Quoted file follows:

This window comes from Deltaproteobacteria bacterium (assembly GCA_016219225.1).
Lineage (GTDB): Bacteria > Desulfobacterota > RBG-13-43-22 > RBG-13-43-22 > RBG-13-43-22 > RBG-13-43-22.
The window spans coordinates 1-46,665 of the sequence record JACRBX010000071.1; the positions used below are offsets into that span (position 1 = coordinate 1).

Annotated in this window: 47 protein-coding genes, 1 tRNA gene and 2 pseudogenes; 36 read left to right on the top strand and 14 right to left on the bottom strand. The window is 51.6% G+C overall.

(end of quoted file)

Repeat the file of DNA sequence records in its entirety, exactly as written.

This window comes from Deltaproteobacteria bacterium (assembly GCA_016219225.1).
Lineage (GTDB): Bacteria > Desulfobacterota > RBG-13-43-22 > RBG-13-43-22 > RBG-13-43-22 > RBG-13-43-22.
The window spans coordinates 1-46,665 of the sequence record JACRBX010000071.1; the positions used below are offsets into that span (position 1 = coordinate 1).

Annotated in this window: 47 protein-coding genes, 1 tRNA gene and 2 pseudogenes; 36 read left to right on the top strand and 14 right to left on the bottom strand. The window is 51.6% G+C overall.